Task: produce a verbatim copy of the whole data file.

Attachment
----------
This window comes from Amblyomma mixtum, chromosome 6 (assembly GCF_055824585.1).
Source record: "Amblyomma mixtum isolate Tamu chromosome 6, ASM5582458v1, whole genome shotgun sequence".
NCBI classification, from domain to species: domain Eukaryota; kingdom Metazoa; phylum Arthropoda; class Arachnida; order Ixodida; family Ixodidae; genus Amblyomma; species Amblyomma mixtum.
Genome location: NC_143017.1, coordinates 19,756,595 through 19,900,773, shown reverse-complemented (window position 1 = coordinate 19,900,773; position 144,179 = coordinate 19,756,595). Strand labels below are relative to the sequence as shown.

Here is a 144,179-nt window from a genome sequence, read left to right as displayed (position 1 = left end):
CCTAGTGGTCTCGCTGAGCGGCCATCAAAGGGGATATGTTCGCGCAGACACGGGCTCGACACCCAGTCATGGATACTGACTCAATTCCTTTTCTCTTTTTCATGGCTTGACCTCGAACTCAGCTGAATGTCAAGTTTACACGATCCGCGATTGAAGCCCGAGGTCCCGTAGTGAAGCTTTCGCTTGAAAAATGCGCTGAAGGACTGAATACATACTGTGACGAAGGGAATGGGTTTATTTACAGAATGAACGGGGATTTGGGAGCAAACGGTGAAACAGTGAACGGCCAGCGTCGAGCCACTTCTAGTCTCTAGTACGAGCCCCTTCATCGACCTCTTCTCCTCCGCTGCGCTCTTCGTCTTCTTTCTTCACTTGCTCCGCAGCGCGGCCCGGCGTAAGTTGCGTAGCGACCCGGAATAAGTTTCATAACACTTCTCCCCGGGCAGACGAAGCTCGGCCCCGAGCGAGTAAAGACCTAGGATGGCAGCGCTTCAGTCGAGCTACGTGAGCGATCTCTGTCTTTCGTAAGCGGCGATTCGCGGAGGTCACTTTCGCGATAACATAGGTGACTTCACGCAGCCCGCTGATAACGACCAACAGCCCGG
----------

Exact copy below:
This window comes from Amblyomma mixtum, chromosome 6 (assembly GCF_055824585.1).
Source record: "Amblyomma mixtum isolate Tamu chromosome 6, ASM5582458v1, whole genome shotgun sequence".
NCBI classification, from domain to species: domain Eukaryota; kingdom Metazoa; phylum Arthropoda; class Arachnida; order Ixodida; family Ixodidae; genus Amblyomma; species Amblyomma mixtum.
Genome location: NC_143017.1, coordinates 19,756,595 through 19,900,773, shown reverse-complemented (window position 1 = coordinate 19,900,773; position 144,179 = coordinate 19,756,595). Strand labels below are relative to the sequence as shown.

Here is a 144,179-nt window from a genome sequence, read left to right as displayed (position 1 = left end):
CCTAGTGGTCTCGCTGAGCGGCCATCAAAGGGGATATGTTCGCGCAGACACGGGCTCGACACCCAGTCATGGATACTGACTCAATTCCTTTTCTCTTTTTCATGGCTTGACCTCGAACTCAGCTGAATGTCAAGTTTACACGATCCGCGATTGAAGCCCGAGGTCCCGTAGTGAAGCTTTCGCTTGAAAAATGCGCTGAAGGACTGAATACATACTGTGACGAAGGGAATGGGTTTATTTACAGAATGAACGGGGATTTGGGAGCAAACGGTGAAACAGTGAACGGCCAGCGTCGAGCCACTTCTAGTCTCTAGTACGAGCCCCTTCATCGACCTCTTCTCCTCCGCTGCGCTCTTCGTCTTCTTTCTTCACTTGCTCCGCAGCGCGGCCCGGCGTAAGTTGCGTAGCGACCCGGAATAAGTTTCATAACACTTCTCCCCGGGCAGACGAAGCTCGGCCCCGAGCGAGTAAAGACCTAGGATGGCAGCGCTTCAGTCGAGCTACGTGAGCGATCTCTGTCTTTCGTAAGCGGCGATTCGCGGAGGTCACTTTCGCGATAACATAGGTGACTTCACGCAGCCCGCTGATAACGACCAACAGCCCGG